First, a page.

By bus[edit]

From Kathmandu (Nepal) : Several day and night buses leave for Janakpur daily from the Kalanki Bus Stop. Both day and night buses are equally safe but with a day bus, you can enjoy the scenic beauty of Nepal (for free). A one way bus ticket costs around NRs. 1000 (€10 or $15) and can be bought from many bus ticket counters at the Kalanki Bus Stop, Sundhara (near GPO), and Gausala. It takes around 8 hours to reach Janakpur by bus. These buses stop at several places for lunch or dinner. However, these highway restaurants are often very expensive (and often unhygienic) and it is wise to carry your own food and water for this day long journey.

Get around[edit]

Once you reach the town, there are a number of options available locally to reach your destination, or just to tour the city. The most basic and traditional means of transportation are human-powered rickshaws, but they have been replaced, to a large extent, by the more efficient E-rickshaws (electronic rickshaws), tempo, auto-rickshaws. They are the best way to reach the heart of city, market areas, and perfect for narrow streets. Taxi and cabs are not available as yet. City buses also run on the outer edges of the town on major (wider) roads, and the ring road at cheap fares. However, when you board a rickshaw be wise to bargain and move on if they don't agree. These days E-rickshaws and autos are a better alternative to traditional rickshaws, and they are more comfortable, efficient and unscary given the condition of roads.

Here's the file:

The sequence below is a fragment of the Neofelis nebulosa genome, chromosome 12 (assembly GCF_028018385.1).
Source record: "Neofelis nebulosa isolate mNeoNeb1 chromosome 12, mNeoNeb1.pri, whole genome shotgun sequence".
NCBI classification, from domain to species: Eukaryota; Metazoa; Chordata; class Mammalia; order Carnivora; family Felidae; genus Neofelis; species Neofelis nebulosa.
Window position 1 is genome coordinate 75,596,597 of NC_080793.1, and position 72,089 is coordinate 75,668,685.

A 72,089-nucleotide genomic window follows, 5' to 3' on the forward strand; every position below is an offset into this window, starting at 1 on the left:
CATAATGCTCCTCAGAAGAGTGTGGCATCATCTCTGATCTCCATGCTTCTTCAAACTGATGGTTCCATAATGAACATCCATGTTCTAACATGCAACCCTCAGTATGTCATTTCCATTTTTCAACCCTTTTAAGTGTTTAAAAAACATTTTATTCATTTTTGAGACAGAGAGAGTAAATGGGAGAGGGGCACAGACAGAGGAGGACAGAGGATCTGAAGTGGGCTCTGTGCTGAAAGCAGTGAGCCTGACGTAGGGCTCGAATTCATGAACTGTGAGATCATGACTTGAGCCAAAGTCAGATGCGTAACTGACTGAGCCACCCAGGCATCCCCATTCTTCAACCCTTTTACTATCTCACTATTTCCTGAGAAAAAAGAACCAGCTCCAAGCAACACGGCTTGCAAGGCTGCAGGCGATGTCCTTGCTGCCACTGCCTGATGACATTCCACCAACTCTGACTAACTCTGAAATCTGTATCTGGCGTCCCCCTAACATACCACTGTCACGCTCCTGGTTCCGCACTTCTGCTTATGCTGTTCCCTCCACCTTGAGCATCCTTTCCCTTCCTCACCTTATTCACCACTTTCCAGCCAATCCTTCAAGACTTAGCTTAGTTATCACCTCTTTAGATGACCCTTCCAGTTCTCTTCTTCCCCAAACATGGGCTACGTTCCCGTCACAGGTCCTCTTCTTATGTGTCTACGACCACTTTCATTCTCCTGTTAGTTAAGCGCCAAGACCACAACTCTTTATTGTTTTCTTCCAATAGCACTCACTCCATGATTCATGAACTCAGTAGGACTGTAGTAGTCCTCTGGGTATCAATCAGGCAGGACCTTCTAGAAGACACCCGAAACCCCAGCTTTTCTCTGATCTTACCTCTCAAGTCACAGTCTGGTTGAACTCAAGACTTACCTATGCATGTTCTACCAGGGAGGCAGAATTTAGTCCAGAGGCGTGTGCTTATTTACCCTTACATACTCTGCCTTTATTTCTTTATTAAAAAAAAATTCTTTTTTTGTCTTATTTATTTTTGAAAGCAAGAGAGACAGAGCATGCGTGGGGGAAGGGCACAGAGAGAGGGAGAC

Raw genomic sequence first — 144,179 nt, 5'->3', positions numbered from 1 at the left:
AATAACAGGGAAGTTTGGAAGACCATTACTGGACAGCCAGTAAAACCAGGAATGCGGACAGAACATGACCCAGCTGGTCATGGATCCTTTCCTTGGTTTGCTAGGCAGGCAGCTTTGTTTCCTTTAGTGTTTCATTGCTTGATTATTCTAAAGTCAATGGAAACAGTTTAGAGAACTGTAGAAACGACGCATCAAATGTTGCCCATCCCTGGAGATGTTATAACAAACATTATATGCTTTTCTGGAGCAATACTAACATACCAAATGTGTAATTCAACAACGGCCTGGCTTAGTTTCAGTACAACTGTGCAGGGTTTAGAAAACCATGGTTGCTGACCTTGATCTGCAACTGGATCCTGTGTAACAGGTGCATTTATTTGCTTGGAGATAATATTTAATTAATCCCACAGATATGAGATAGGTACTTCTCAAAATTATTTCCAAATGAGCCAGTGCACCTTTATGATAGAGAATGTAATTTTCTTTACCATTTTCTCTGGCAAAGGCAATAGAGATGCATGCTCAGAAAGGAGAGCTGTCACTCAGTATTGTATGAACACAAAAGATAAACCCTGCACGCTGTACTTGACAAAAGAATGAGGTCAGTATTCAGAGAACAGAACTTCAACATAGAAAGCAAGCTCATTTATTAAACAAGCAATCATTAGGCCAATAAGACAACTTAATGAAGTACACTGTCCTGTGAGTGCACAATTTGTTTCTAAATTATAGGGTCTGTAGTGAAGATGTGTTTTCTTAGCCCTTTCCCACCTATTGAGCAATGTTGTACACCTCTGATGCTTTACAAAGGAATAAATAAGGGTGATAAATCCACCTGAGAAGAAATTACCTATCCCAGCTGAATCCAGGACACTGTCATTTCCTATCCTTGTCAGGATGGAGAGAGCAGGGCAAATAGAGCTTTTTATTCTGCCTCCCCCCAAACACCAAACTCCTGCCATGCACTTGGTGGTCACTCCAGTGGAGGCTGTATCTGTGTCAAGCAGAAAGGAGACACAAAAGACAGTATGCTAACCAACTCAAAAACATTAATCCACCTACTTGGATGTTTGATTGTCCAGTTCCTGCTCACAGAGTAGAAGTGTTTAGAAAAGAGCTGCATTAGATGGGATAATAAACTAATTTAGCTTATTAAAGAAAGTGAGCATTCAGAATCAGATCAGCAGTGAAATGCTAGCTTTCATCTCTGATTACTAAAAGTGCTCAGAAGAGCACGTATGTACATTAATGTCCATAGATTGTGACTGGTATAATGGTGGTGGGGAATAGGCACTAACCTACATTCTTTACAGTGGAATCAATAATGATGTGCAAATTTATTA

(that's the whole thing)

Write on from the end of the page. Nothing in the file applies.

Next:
Janaki Mandir